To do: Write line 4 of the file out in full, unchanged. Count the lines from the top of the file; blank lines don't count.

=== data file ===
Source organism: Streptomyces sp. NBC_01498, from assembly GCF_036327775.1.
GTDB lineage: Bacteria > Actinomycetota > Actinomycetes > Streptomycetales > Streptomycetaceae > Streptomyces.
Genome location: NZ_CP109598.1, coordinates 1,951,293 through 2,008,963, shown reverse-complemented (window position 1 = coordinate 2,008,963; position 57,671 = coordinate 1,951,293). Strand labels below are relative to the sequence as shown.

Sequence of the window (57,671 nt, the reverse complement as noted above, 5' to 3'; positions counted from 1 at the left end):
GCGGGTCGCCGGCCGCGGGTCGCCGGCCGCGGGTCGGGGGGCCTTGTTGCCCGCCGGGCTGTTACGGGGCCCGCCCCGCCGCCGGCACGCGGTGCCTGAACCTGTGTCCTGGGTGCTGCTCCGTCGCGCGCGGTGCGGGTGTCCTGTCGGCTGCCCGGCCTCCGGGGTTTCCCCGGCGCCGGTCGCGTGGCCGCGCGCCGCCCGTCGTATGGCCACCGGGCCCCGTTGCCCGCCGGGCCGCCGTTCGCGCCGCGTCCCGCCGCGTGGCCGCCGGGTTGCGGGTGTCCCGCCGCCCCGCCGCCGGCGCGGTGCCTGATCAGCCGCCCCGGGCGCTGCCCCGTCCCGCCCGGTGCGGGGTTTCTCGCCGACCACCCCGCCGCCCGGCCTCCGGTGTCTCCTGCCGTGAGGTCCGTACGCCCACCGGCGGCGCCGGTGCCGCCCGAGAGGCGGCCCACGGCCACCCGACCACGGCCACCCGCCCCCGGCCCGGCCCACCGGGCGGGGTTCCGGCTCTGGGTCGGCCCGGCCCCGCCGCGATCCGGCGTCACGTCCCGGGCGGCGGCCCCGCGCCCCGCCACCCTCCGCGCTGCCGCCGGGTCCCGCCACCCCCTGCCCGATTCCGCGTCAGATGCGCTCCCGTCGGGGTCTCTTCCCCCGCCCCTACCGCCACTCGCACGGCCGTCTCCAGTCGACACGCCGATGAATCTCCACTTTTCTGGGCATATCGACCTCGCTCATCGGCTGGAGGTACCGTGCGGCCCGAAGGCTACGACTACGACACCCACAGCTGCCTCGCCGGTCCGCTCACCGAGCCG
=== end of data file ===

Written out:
Sequence of the window (57,671 nt, the reverse complement as noted above, 5' to 3'; positions counted from 1 at the left end):